Preparing for my first ever college finals week

The last week of classes begins tomorrow, and then I’ll just have a few finals to complete before my first semester of college is finished. As a high school student, college finals week seemed profoundly intimidating, like an academic marathon, but so far I haven’t been too stressed about them.

Two of the classes I was enrolled in this semester ended months ago, so I only have finals for four classes. Not all finals are created equal, so this weekend I planned out what I have to do for each class.

If you are a college student trying to get organized, or a high school student curious about what to expect from finals week, here is how I organized all the information I need to know before finals week.

I organized my notes in my bullet journal, but if you like to have things digitally, a Google doc or Google sheet would work well.

For each class I wrote the date of the final, as well as how long I have to work on it, since it varies from class to class. In one class, I have an exam that starts exactly at 12:30pm, but for another final exam the test is open between 10am and 10pm, though I’ll only have two hours to take it once I open the test.

One of my finals is just an essay, and another is a combination of multiple elements, so I also wrote down what format each final is in.

I also wrote down which days I will spend studying for tests and drafting essays. Closer to finals week, I will block off specific time for preparing for finals on my Google calendar.

Luckily, I don’t have any cumulative exams, which has also relived some of my worries about finals week. I have one essay that encompasses the whole unit, but I can choose what I want to include to support my thesis. The tests I am taking in finals week only cover the most recent units of my classes. I noted what information will be covered for each of my finals as well.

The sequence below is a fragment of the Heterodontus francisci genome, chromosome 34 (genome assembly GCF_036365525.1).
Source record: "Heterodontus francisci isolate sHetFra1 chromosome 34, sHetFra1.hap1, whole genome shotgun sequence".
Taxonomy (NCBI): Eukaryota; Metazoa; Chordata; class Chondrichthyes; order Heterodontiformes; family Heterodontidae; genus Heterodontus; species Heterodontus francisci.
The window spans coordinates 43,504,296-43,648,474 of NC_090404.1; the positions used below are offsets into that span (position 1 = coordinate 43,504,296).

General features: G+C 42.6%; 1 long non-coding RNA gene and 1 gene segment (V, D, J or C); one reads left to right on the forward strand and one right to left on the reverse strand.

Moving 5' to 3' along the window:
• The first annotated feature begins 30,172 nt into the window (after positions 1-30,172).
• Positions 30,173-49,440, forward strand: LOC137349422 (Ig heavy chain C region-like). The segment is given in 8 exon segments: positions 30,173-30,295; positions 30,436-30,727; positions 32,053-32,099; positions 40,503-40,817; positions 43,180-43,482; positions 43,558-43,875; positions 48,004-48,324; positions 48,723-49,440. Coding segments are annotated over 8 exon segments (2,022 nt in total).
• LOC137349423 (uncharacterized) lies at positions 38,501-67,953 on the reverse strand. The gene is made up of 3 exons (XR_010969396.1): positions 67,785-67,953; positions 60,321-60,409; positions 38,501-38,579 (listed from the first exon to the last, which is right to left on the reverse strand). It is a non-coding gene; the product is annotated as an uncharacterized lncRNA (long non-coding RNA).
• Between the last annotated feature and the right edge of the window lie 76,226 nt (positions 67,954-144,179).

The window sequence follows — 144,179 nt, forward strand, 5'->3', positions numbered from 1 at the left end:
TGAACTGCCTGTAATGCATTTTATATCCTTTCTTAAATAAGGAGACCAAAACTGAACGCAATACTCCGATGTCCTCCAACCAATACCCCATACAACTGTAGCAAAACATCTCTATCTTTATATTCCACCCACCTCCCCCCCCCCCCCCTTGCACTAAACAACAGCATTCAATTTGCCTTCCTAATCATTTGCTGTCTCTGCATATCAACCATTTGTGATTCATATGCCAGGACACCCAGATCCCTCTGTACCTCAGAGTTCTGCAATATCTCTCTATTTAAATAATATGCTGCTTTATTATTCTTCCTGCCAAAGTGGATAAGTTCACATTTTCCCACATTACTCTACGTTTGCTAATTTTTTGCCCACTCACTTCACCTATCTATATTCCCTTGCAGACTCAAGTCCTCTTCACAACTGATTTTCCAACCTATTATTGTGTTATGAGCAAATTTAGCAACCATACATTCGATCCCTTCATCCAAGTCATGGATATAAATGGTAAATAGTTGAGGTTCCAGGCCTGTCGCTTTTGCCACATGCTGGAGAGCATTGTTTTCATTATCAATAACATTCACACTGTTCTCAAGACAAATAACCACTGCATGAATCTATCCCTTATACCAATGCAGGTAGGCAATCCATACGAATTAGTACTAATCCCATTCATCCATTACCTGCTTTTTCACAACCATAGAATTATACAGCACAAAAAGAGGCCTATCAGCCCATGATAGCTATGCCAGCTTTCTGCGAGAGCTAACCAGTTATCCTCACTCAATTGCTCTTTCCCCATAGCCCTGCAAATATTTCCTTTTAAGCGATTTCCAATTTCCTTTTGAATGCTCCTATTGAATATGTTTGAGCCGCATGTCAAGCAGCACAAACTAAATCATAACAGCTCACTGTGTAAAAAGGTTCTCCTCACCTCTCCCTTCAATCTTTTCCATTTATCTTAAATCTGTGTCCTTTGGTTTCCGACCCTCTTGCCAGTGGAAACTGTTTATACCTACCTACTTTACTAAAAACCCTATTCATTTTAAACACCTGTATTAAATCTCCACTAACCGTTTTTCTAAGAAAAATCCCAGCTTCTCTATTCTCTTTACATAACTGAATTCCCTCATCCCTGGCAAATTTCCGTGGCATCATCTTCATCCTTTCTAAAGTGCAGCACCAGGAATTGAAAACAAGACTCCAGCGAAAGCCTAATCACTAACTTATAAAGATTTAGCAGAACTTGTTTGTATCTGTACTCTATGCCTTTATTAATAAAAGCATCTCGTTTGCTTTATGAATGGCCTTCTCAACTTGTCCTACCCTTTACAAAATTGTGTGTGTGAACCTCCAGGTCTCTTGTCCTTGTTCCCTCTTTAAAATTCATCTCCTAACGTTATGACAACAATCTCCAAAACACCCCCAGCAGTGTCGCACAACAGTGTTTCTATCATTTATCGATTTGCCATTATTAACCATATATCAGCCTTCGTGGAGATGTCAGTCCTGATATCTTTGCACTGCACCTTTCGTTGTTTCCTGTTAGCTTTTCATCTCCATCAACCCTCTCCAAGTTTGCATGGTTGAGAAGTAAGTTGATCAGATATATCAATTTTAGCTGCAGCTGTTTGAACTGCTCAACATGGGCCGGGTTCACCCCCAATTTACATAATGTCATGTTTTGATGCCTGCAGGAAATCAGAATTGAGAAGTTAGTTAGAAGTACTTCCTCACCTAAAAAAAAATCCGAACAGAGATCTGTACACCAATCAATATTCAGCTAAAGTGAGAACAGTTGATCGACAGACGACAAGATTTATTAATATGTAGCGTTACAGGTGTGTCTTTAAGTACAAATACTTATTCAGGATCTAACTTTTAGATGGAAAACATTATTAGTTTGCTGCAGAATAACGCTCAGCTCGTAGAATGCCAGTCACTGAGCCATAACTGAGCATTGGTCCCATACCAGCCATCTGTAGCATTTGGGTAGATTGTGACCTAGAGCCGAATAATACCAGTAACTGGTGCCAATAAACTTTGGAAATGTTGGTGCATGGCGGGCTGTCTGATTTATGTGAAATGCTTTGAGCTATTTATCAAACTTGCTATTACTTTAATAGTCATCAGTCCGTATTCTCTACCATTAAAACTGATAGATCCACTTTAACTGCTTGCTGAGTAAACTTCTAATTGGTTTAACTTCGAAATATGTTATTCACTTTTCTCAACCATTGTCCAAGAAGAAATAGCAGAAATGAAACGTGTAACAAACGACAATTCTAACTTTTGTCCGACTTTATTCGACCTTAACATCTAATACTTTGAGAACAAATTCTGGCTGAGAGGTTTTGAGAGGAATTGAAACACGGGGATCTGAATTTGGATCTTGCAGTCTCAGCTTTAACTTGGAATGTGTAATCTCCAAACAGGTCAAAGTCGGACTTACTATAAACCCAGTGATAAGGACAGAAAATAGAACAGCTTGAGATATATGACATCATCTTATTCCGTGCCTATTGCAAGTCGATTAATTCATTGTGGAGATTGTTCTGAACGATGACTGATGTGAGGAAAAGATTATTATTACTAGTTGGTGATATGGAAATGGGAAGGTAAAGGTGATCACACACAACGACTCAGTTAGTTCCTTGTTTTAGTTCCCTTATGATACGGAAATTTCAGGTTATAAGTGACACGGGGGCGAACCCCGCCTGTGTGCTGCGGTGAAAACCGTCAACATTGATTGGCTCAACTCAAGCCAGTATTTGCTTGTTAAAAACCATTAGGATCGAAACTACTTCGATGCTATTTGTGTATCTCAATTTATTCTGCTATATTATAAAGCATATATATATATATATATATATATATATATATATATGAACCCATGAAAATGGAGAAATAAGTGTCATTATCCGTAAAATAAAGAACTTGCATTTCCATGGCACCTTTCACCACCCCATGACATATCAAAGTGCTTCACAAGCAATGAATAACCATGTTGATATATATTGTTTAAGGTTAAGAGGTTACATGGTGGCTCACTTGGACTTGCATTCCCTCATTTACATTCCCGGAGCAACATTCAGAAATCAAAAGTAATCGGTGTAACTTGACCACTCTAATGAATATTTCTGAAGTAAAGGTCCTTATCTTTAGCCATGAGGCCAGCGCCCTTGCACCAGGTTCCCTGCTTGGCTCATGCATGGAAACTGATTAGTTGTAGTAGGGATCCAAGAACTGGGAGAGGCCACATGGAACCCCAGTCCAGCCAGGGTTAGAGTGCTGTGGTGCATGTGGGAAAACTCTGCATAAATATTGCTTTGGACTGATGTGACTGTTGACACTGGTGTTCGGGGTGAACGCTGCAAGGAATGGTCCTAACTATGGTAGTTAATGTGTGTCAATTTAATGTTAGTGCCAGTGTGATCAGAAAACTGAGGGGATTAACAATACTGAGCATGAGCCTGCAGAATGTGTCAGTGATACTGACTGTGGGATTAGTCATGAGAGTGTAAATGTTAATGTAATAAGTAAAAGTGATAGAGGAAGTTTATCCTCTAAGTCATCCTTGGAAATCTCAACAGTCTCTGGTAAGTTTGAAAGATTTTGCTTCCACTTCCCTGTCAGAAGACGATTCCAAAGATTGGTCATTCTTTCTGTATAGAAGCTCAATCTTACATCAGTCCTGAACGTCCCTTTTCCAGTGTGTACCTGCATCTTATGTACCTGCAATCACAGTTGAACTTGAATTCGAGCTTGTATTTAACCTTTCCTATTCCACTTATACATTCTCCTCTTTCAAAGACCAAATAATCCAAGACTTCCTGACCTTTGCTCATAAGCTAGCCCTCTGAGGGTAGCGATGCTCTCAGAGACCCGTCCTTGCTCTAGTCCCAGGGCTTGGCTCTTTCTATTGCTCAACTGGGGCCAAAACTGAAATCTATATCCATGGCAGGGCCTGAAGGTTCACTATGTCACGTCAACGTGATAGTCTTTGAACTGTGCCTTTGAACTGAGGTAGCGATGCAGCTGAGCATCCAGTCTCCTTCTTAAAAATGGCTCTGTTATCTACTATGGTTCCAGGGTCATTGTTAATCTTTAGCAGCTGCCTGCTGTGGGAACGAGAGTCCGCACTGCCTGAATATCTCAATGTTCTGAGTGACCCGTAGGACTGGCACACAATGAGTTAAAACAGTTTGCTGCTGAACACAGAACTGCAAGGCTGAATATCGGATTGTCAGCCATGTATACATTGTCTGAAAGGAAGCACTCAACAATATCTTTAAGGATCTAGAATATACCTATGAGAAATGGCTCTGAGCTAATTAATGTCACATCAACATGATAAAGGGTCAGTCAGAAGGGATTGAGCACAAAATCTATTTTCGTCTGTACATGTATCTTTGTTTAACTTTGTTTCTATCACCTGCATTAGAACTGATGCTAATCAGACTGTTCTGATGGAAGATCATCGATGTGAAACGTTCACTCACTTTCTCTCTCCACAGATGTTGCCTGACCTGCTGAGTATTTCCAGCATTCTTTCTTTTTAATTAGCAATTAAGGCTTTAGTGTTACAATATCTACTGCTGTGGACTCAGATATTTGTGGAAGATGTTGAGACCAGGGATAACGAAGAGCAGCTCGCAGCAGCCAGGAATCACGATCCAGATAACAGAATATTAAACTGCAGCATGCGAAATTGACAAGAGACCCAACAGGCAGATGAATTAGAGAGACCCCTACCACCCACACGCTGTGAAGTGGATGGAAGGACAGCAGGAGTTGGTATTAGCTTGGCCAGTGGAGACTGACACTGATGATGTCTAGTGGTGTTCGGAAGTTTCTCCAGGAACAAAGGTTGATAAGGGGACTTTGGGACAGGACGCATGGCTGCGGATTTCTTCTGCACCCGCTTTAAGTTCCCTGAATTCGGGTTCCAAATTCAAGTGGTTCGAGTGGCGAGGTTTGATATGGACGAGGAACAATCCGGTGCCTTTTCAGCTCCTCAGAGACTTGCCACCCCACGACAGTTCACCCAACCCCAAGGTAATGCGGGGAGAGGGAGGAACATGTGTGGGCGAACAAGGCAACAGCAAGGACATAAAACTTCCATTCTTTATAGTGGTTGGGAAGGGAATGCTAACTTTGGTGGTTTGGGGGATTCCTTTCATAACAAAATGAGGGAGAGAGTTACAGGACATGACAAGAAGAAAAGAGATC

Finally, I wrote my current grade in each class to remind myself of how I am positioned grades-wise before the final.

I originally wrote out all this information on a Google doc, which is fine if you want easy access to your notes online. However, I keep a bullet journal where I organize my school work, so I transferred these notes to physical paper, which helps me see what I need to do visually. I also left a portion of the paper blank so I can add any extra notes or tasks that come up later.

It can seem overwhelming to think about all the work you have to do, but I find that just breaking the tasks down and organizing them is an easy first step that can make the work ahead seem more manageable.

Good luck with your classes!

Lets talk gen eds

Before I started college, I’d learned that general education classes were something to dread. For some high school students around me, a lack of required gen eds is what drew them to certain private schools. When I started putting together my first semester schedule, I realized all the panic around gen eds was overdone and unnecessary. For each category of gen eds, there is a wide variety of options and I was able to find several classes I was genuinely interested in taking for nearly every category.

As this first semester winds down, I wanted to share my experience with the three general education classes I took this semester.